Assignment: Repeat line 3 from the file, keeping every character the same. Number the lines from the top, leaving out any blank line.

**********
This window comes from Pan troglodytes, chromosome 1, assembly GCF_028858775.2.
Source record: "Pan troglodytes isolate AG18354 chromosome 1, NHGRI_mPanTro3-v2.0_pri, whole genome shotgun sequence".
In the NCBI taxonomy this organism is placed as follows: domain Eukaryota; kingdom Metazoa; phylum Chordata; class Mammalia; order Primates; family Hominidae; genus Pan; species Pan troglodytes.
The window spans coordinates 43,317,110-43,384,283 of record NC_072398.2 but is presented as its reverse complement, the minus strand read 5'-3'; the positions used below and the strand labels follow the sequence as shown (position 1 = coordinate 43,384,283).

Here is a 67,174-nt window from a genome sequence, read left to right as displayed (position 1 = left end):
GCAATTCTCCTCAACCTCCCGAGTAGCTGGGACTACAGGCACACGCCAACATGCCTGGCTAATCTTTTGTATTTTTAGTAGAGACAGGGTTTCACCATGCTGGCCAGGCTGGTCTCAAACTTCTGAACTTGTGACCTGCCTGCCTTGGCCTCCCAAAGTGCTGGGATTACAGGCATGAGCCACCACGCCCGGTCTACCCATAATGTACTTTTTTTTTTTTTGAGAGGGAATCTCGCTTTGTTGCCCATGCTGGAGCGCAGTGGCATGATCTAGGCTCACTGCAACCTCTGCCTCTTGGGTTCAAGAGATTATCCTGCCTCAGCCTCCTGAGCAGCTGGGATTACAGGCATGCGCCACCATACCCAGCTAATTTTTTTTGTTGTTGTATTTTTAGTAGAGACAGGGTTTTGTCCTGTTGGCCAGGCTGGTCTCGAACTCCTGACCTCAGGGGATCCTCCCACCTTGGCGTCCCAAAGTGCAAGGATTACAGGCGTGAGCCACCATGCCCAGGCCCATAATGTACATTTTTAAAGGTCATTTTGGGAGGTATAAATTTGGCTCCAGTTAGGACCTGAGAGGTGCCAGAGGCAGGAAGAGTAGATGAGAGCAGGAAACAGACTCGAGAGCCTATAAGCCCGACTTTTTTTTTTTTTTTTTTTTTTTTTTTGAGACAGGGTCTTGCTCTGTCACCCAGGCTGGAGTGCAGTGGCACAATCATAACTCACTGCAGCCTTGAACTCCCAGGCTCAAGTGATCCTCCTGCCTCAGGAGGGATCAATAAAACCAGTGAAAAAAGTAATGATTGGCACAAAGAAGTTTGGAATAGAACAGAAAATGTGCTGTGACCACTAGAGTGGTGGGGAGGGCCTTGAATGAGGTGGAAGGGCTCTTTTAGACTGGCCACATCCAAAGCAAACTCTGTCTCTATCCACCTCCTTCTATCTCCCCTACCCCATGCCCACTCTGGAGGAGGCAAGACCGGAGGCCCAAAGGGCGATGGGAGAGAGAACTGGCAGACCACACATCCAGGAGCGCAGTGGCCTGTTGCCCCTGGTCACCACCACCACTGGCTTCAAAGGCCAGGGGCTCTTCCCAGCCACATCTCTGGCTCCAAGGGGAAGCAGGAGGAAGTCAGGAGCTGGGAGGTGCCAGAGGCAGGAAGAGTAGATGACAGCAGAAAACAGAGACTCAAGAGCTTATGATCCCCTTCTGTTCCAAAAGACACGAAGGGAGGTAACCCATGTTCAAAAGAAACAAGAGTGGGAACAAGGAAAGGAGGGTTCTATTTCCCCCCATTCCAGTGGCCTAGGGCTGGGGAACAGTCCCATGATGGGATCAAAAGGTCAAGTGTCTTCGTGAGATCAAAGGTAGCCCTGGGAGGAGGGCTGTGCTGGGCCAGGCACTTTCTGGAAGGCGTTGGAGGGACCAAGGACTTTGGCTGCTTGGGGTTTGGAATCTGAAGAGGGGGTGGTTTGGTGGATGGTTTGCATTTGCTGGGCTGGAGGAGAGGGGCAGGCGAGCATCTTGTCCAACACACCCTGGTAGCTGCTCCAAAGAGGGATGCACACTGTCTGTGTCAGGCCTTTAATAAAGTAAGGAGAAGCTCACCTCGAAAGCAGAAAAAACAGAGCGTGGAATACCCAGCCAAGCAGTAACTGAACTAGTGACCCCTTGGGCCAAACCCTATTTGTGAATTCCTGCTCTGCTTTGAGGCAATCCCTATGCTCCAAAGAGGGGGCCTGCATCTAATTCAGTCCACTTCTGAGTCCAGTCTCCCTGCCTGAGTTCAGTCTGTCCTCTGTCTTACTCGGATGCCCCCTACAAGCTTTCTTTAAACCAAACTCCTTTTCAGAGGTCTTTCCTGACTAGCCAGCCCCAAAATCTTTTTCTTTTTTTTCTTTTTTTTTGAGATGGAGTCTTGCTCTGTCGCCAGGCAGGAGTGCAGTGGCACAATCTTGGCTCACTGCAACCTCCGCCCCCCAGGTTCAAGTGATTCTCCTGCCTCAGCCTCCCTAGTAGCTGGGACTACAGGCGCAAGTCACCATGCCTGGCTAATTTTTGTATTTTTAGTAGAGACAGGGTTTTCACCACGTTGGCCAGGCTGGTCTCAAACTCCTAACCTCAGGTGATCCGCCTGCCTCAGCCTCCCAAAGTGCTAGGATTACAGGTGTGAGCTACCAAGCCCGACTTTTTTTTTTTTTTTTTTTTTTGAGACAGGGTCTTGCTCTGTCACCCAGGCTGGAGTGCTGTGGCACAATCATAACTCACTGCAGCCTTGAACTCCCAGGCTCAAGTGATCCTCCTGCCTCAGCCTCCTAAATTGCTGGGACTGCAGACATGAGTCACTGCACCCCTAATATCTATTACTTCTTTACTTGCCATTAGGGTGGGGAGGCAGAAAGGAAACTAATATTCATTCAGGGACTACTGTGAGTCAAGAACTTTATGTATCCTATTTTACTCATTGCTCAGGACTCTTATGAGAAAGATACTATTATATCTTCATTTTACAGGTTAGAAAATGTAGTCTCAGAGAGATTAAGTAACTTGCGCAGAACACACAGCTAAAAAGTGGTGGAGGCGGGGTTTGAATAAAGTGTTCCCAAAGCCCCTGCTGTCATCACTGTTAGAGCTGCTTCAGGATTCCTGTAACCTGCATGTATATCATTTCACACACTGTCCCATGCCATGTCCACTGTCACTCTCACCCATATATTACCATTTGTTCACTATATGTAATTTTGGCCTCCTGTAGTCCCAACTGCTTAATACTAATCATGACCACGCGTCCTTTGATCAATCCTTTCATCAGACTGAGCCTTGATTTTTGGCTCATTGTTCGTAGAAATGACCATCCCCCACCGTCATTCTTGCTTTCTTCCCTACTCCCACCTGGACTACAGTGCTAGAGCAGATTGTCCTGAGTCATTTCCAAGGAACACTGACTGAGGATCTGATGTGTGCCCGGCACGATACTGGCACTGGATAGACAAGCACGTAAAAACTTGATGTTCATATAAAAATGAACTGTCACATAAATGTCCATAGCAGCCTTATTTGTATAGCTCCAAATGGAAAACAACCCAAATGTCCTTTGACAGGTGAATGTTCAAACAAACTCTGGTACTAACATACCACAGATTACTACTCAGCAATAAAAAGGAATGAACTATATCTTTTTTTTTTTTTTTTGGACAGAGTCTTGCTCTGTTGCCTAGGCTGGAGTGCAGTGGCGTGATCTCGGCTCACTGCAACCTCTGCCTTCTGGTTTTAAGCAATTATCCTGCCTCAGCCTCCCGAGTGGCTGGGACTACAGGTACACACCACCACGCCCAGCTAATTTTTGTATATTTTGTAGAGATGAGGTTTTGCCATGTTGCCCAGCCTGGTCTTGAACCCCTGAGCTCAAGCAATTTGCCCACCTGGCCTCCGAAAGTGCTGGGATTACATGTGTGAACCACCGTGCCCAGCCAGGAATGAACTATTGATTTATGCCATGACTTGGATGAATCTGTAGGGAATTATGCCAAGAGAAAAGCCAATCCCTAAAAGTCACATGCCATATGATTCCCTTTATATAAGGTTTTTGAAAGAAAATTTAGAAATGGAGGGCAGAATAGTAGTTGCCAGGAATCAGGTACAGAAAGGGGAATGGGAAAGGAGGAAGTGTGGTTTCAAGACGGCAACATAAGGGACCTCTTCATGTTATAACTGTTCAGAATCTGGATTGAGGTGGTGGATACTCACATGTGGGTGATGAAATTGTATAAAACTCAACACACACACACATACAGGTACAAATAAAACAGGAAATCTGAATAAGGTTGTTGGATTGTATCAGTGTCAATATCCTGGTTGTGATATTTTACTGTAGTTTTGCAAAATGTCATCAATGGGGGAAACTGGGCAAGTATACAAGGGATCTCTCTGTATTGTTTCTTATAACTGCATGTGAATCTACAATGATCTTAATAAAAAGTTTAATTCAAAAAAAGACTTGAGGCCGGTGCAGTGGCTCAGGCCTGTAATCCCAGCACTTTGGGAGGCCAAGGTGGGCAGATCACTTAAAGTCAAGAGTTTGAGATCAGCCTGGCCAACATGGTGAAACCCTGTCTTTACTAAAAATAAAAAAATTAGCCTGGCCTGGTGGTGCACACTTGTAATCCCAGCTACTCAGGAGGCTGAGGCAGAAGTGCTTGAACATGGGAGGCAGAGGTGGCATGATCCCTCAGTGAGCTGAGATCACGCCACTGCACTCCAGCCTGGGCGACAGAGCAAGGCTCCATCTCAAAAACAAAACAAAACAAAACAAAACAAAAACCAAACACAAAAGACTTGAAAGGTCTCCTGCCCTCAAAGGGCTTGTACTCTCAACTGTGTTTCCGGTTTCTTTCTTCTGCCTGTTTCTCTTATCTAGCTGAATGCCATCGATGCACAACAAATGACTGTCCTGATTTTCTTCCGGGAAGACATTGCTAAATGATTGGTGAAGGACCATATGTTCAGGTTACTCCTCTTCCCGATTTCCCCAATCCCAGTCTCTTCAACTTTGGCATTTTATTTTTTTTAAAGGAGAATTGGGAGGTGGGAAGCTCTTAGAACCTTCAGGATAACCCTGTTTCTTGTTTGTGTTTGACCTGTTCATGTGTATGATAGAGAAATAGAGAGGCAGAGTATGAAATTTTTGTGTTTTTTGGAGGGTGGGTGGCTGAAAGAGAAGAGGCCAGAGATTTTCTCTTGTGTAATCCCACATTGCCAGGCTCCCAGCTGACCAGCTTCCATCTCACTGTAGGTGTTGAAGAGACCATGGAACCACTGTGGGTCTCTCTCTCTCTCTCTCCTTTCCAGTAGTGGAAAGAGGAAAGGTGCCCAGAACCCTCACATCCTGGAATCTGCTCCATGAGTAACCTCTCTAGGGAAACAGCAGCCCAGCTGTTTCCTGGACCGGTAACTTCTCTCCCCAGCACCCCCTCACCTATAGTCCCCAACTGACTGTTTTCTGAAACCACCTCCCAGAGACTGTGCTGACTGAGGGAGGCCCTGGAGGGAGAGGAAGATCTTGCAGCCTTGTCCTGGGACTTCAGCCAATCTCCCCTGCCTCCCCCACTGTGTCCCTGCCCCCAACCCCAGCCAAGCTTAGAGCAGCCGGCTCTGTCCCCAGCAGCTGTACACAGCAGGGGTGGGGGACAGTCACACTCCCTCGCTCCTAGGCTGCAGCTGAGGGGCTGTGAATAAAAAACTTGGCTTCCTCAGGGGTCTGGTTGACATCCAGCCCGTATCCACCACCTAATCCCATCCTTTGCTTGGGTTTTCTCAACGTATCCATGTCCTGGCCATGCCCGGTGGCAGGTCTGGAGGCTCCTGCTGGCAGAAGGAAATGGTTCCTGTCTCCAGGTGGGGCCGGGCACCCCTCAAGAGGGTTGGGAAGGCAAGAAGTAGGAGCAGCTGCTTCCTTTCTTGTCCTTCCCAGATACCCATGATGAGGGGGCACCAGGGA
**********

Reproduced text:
In the NCBI taxonomy this organism is placed as follows: domain Eukaryota; kingdom Metazoa; phylum Chordata; class Mammalia; order Primates; family Hominidae; genus Pan; species Pan troglodytes.